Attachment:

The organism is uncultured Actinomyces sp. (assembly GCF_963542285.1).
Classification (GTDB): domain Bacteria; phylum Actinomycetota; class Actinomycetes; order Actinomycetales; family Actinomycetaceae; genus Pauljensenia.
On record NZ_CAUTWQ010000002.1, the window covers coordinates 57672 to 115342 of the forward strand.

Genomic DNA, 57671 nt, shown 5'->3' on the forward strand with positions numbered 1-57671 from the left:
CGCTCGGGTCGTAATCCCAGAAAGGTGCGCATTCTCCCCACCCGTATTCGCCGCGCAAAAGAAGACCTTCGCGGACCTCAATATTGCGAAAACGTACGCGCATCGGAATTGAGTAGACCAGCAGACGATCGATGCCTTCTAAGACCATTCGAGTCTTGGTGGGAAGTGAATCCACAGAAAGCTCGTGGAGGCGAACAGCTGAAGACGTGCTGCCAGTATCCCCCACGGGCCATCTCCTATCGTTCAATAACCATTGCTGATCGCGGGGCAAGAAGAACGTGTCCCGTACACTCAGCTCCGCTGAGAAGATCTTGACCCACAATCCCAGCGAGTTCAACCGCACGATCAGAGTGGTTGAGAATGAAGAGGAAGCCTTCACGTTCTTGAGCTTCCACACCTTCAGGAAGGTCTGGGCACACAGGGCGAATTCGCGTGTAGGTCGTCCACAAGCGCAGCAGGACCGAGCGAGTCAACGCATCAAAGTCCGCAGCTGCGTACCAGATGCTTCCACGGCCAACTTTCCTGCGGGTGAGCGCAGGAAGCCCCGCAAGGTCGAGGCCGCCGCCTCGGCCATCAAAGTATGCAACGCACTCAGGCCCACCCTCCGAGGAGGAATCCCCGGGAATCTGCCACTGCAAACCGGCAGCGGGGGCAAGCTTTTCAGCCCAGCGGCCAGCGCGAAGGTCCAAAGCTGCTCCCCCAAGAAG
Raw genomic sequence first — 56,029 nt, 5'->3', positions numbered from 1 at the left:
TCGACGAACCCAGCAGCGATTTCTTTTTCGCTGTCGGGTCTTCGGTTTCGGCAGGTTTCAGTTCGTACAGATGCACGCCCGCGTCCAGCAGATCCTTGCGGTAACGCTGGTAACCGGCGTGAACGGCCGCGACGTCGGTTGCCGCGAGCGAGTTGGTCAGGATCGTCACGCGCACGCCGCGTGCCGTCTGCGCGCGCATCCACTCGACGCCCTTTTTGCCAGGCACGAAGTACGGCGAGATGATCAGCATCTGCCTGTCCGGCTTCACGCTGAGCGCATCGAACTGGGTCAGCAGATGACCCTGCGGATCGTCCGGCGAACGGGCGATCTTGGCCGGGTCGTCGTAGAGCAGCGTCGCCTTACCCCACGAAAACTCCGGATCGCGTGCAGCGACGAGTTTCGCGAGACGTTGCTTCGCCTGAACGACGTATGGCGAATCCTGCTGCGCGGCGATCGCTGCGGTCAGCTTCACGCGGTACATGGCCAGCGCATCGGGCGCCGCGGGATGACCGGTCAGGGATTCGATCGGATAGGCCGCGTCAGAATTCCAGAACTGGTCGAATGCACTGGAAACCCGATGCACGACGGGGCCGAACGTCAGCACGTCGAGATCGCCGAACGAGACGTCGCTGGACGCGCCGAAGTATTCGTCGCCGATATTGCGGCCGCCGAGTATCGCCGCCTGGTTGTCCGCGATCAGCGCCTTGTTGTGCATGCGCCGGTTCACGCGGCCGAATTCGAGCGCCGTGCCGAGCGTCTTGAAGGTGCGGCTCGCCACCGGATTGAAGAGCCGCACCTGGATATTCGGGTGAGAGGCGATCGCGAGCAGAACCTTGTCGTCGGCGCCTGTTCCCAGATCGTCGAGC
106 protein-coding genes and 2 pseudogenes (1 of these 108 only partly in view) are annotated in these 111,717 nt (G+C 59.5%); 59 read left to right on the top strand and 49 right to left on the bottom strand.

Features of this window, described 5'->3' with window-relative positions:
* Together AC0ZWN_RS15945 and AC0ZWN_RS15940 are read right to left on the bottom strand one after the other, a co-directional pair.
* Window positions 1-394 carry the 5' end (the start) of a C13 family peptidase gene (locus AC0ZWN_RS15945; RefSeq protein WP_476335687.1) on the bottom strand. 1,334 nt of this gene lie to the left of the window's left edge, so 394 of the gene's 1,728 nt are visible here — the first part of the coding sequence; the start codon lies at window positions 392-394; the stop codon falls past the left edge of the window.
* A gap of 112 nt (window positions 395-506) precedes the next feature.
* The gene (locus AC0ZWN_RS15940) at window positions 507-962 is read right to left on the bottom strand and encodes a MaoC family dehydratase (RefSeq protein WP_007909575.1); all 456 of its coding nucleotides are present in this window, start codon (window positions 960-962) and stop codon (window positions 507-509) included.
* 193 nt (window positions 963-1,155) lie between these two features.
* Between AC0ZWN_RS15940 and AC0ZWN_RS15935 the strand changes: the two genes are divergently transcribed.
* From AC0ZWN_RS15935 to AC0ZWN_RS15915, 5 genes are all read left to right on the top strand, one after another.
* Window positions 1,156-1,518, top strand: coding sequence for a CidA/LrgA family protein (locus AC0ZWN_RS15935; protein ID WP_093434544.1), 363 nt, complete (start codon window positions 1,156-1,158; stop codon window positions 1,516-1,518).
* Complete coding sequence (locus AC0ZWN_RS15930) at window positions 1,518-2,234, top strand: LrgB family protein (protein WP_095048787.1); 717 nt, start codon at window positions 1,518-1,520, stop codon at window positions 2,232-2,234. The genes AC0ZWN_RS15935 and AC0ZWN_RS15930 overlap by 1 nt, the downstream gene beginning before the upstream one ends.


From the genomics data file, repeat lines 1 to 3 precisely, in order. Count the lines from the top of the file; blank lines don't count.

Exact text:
The organism is uncultured Actinomyces sp. (assembly GCF_963542285.1).
Classification (GTDB): domain Bacteria; phylum Actinomycetota; class Actinomycetes; order Actinomycetales; family Actinomycetaceae; genus Pauljensenia.
On record NZ_CAUTWQ010000002.1, the window covers coordinates 57672 to 115342 of the forward strand.